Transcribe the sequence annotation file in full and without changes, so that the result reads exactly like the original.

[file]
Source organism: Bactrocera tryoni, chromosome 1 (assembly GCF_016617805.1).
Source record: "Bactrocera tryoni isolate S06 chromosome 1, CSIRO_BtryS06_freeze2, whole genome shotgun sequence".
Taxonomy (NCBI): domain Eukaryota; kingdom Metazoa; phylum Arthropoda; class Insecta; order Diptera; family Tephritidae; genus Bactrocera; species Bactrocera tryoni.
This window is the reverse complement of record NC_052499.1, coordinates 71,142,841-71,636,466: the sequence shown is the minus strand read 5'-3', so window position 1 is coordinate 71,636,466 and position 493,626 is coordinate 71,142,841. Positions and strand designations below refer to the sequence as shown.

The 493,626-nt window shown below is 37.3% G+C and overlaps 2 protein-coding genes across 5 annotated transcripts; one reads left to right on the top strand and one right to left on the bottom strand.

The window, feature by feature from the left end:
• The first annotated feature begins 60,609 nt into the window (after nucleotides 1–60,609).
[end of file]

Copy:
Source organism: Bactrocera tryoni, chromosome 1 (assembly GCF_016617805.1).
Source record: "Bactrocera tryoni isolate S06 chromosome 1, CSIRO_BtryS06_freeze2, whole genome shotgun sequence".
Taxonomy (NCBI): domain Eukaryota; kingdom Metazoa; phylum Arthropoda; class Insecta; order Diptera; family Tephritidae; genus Bactrocera; species Bactrocera tryoni.
This window is the reverse complement of record NC_052499.1, coordinates 71,142,841-71,636,466: the sequence shown is the minus strand read 5'-3', so window position 1 is coordinate 71,636,466 and position 493,626 is coordinate 71,142,841. Positions and strand designations below refer to the sequence as shown.

The 493,626-nt window shown below is 37.3% G+C and overlaps 2 protein-coding genes across 5 annotated transcripts; one reads left to right on the top strand and one right to left on the bottom strand.

The window, feature by feature from the left end:
• The first annotated feature begins 60,609 nt into the window (after nucleotides 1–60,609).